As we favorably responded to the appeals made to us by Arab leaders at the Rabat Summit of 1974 which asked us to continue to deal with the occupied West Bank through Jordanian institutions to support the steadfastness of brethren there, we today, favorably respond to the desire of the PLO, the sole legitimate representative of the Palestinian people, and also to the Arab orientation regarding consecrating the purely Palestinian identity in all of its elements in terms of form and content. We beseech God to make this step of ours a qualitative addition to the growing struggle being waged by the Palestinian people for the sake of attaining liberation and independence.

Brother citizens, these are the reasons, the considerations, and the convictions that prompted us to respond favorably to the PLO’s desire and to the general Arab orientation which is in harmony with this desire, as we cannot continue to maintain this undecided situation which serves neither Jordan nor the Palestine question. We had to go out of the tunnel of fears and doubts to the atmosphere of tranquility and clarity, where mutual confidence flourishes and blossoms into understanding, cooperation, and affection in favor of the Palestine question and also in favor of Arab unity, which will remain a cherished objective sought and demanded by all Arab peoples.

However, it should be clear that our measures regarding the West Bank are connected only with the Palestinian territory and its people, and not the Jordanian citizens of Palestinian origin in the Hashemite Kingdom of Jordan. All of them have citizenship rights and commitments just like any other citizen, regardless of his origin.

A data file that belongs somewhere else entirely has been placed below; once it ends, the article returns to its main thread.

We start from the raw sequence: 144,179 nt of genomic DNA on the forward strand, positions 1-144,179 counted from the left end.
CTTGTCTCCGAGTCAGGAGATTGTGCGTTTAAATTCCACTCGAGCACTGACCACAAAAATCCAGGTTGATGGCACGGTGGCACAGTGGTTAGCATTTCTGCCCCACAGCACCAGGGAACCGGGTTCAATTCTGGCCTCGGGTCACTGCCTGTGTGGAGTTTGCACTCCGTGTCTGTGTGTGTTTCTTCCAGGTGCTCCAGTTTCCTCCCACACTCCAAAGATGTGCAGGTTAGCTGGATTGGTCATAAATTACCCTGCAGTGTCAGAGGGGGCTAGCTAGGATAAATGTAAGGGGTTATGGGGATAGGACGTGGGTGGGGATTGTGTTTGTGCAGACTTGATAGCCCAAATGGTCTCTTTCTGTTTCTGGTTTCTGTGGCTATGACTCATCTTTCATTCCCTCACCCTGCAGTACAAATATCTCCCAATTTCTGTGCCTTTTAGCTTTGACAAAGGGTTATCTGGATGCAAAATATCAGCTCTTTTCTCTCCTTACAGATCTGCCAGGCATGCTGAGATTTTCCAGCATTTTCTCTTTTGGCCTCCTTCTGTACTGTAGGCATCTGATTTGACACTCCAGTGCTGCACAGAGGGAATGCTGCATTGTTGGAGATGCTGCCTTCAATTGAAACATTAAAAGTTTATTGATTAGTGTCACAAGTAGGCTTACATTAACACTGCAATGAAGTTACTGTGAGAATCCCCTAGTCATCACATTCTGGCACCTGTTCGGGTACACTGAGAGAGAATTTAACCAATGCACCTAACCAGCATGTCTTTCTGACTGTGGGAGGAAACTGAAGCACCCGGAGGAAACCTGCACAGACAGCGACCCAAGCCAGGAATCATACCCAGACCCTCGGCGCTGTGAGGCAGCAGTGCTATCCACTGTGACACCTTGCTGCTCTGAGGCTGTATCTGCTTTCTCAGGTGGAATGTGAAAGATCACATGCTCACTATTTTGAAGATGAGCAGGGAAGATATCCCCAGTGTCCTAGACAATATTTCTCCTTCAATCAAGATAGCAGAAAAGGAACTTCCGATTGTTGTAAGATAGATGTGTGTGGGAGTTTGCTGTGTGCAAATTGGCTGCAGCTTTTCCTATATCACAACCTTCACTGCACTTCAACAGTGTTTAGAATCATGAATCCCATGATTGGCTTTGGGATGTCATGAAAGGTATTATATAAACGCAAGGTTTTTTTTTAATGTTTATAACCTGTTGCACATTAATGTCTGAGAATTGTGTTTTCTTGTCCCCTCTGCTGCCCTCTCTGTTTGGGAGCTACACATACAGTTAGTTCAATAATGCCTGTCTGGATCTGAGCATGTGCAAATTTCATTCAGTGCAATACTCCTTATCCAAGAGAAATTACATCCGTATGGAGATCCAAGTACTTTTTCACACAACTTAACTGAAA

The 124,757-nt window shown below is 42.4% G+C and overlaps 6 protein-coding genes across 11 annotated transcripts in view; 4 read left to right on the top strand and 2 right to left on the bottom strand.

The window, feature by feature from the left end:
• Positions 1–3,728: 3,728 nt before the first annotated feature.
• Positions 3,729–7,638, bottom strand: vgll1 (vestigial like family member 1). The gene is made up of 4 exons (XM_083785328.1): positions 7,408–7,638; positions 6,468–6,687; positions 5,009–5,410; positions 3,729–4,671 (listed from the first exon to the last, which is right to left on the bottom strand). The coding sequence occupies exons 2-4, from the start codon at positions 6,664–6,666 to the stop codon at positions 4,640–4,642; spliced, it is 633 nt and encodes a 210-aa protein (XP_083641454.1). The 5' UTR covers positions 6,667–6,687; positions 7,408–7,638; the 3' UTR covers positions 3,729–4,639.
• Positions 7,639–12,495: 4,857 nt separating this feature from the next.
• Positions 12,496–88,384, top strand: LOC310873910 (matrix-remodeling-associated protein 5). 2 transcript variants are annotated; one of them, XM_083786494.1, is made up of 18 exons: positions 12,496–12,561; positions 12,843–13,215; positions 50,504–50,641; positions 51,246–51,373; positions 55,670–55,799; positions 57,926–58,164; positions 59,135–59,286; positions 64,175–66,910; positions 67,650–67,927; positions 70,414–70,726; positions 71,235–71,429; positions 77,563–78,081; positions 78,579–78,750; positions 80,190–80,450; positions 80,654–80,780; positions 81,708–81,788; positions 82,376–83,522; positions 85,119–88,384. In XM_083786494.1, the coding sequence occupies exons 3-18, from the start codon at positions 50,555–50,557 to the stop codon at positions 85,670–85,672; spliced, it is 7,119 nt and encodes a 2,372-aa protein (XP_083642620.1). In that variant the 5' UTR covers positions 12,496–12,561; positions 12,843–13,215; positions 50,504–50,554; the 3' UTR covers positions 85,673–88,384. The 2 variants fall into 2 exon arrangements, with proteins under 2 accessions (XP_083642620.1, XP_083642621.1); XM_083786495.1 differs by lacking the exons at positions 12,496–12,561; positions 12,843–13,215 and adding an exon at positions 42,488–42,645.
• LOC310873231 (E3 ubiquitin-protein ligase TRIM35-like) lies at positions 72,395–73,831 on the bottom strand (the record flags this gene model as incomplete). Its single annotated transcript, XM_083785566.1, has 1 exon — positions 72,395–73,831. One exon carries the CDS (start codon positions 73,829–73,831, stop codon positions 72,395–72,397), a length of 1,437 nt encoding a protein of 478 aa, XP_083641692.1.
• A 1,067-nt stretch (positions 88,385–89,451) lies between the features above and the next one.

They are an integral part of the Jordanian state to which they belong, on whose soil they live, and in whose life and various activities they participate. Jordan is not Palestine and the independent Palestinian state will be established on the occupied Palestinian territory after its liberation, God willing. On this territory, the Palestinian identity will be embodied and the Palestinian struggle will blossom as confirmed by the blessed uprising of the Palestinian people under occupation.

If national unity in any country is dear and precious, it is for us in Jordan more than that. It is the basis of our stability and the cause of our development and prosperity as well as the foundation of our national security and the source of our faith in the future. It is also a living embodiment of the principles of the Great Arab Revolt which we inherited and whose banner we are proudly carrying. It is also a living example of constructive plurality and a sound nucleus for any formula of a more comprehensive Arab unity. Based on this, safeguarding national unity is a sacred matter that will not be compromised. Any attempt to tamper with it under any slogan will only help the enemy carry out its expansionist policy at the expense of Palestine and Jordan alike. Consequently, true nationalism and genuine pan-Arabism lie in bolstering and strengthening national unity. Moreover, the responsibility to safeguard it falls on every one of you. There should be no room among us for a slanderer or a traitor. With God’s help, we shall always be one cohesive family whose members are joined by bonds of brotherhood, affection, awareness, and the common national and pan-Arab objectives.

Perhaps the most important thing to remember as we stress the need to preserve national unity is that the stable, productive communities are those in which order and discipline prevail. Discipline is the solid fabric that binds all people in a solid, harmonious structure that blocks all avenues before the enemies and opens the horizons of hope for the coming generations.